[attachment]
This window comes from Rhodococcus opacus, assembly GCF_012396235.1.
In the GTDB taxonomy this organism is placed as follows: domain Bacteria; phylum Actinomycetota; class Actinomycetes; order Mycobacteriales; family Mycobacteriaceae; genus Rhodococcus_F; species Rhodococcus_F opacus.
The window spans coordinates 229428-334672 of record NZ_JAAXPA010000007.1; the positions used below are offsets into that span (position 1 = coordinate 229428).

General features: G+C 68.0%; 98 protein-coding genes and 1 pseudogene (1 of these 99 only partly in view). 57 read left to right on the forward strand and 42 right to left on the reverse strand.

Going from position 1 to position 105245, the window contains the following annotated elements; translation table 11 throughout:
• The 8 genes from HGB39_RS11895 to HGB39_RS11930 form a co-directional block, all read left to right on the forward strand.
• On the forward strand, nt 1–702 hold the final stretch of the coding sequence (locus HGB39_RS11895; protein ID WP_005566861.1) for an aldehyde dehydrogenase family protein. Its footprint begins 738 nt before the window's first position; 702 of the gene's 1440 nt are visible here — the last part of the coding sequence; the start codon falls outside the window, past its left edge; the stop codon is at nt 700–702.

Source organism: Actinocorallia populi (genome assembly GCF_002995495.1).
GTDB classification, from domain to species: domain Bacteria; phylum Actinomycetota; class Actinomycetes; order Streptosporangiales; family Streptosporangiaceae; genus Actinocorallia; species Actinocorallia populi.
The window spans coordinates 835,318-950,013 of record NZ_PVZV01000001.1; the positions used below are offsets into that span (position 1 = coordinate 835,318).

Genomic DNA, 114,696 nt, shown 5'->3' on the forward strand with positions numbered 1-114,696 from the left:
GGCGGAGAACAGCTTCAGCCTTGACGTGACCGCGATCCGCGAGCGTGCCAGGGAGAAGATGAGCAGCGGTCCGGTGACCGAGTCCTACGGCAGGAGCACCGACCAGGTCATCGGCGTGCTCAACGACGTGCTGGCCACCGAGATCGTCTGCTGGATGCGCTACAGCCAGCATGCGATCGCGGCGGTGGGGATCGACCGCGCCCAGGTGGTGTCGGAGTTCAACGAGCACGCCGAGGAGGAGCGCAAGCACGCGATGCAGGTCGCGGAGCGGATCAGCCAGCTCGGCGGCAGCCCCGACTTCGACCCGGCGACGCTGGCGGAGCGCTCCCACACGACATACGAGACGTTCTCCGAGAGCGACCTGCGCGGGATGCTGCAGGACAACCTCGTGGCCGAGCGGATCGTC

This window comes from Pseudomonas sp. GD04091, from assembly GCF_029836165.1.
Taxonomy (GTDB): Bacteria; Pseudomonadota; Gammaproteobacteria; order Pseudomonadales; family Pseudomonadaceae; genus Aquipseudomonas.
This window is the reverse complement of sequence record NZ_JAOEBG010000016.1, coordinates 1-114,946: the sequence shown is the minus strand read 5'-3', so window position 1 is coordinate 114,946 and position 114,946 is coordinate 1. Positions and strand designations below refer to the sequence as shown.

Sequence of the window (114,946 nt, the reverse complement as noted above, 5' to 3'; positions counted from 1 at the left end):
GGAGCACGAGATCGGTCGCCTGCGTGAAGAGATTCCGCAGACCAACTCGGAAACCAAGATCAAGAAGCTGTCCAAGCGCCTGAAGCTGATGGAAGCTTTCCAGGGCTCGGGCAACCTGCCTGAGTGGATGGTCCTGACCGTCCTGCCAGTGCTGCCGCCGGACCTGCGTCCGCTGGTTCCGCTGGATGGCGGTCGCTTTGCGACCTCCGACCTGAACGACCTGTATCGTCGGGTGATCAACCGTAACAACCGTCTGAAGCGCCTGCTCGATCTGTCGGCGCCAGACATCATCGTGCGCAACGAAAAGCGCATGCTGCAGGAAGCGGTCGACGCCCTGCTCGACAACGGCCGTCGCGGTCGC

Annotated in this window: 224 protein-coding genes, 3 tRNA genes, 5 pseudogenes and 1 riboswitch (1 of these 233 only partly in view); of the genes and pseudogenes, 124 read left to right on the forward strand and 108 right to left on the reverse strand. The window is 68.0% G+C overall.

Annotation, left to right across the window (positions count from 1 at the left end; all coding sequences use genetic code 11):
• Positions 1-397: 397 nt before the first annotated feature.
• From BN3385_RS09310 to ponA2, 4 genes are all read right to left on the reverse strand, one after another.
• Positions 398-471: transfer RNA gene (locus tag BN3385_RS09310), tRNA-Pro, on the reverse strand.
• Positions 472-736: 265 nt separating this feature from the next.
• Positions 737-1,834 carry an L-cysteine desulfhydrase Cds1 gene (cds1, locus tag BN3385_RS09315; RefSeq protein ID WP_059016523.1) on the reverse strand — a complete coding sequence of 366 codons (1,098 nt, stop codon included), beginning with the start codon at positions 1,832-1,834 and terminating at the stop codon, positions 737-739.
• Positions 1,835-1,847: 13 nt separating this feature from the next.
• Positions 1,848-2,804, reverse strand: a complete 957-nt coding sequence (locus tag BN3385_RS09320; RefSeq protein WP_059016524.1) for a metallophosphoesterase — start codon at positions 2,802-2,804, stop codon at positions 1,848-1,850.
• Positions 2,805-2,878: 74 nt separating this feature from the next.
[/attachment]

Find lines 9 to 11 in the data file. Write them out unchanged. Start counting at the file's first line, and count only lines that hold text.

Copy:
GTDB classification, from domain to species: domain Bacteria; phylum Actinomycetota; class Actinomycetes; order Streptosporangiales; family Streptosporangiaceae; genus Actinocorallia; species Actinocorallia populi.
The window spans coordinates 835,318-950,013 of record NZ_PVZV01000001.1; the positions used below are offsets into that span (position 1 = coordinate 835,318).

Genomic DNA, 114,696 nt, shown 5'->3' on the forward strand with positions numbered 1-114,696 from the left: